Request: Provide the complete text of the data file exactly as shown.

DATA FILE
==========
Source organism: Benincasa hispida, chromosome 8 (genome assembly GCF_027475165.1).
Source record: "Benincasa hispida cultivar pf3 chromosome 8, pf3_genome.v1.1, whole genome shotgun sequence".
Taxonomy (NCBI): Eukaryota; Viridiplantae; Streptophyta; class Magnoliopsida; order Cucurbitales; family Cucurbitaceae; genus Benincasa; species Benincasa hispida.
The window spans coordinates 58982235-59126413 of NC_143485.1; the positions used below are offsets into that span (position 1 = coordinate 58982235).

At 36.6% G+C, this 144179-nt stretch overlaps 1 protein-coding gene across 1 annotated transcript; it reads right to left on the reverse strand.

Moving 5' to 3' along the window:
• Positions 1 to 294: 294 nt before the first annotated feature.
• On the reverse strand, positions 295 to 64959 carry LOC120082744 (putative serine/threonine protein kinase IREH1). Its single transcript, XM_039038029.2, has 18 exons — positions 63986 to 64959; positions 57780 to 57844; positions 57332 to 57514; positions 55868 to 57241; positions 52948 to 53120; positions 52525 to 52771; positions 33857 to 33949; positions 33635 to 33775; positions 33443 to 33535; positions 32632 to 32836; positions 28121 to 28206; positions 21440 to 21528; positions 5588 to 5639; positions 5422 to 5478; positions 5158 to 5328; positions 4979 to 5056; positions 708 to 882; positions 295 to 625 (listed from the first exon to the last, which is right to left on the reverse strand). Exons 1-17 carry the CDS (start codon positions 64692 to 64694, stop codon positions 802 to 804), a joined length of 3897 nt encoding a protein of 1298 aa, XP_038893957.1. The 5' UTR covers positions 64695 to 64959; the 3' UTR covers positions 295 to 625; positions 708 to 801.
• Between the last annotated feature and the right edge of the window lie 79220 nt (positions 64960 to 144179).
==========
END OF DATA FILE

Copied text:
Source organism: Benincasa hispida, chromosome 8 (genome assembly GCF_027475165.1).
Source record: "Benincasa hispida cultivar pf3 chromosome 8, pf3_genome.v1.1, whole genome shotgun sequence".
Taxonomy (NCBI): Eukaryota; Viridiplantae; Streptophyta; class Magnoliopsida; order Cucurbitales; family Cucurbitaceae; genus Benincasa; species Benincasa hispida.
The window spans coordinates 58982235-59126413 of NC_143485.1; the positions used below are offsets into that span (position 1 = coordinate 58982235).

At 36.6% G+C, this 144179-nt stretch overlaps 1 protein-coding gene across 1 annotated transcript; it reads right to left on the reverse strand.

Moving 5' to 3' along the window:
• Positions 1 to 294: 294 nt before the first annotated feature.
• On the reverse strand, positions 295 to 64959 carry LOC120082744 (putative serine/threonine protein kinase IREH1). Its single transcript, XM_039038029.2, has 18 exons — positions 63986 to 64959; positions 57780 to 57844; positions 57332 to 57514; positions 55868 to 57241; positions 52948 to 53120; positions 52525 to 52771; positions 33857 to 33949; positions 33635 to 33775; positions 33443 to 33535; positions 32632 to 32836; positions 28121 to 28206; positions 21440 to 21528; positions 5588 to 5639; positions 5422 to 5478; positions 5158 to 5328; positions 4979 to 5056; positions 708 to 882; positions 295 to 625 (listed from the first exon to the last, which is right to left on the reverse strand). Exons 1-17 carry the CDS (start codon positions 64692 to 64694, stop codon positions 802 to 804), a joined length of 3897 nt encoding a protein of 1298 aa, XP_038893957.1. The 5' UTR covers positions 64695 to 64959; the 3' UTR covers positions 295 to 625; positions 708 to 801.
• Between the last annotated feature and the right edge of the window lie 79220 nt (positions 64960 to 144179).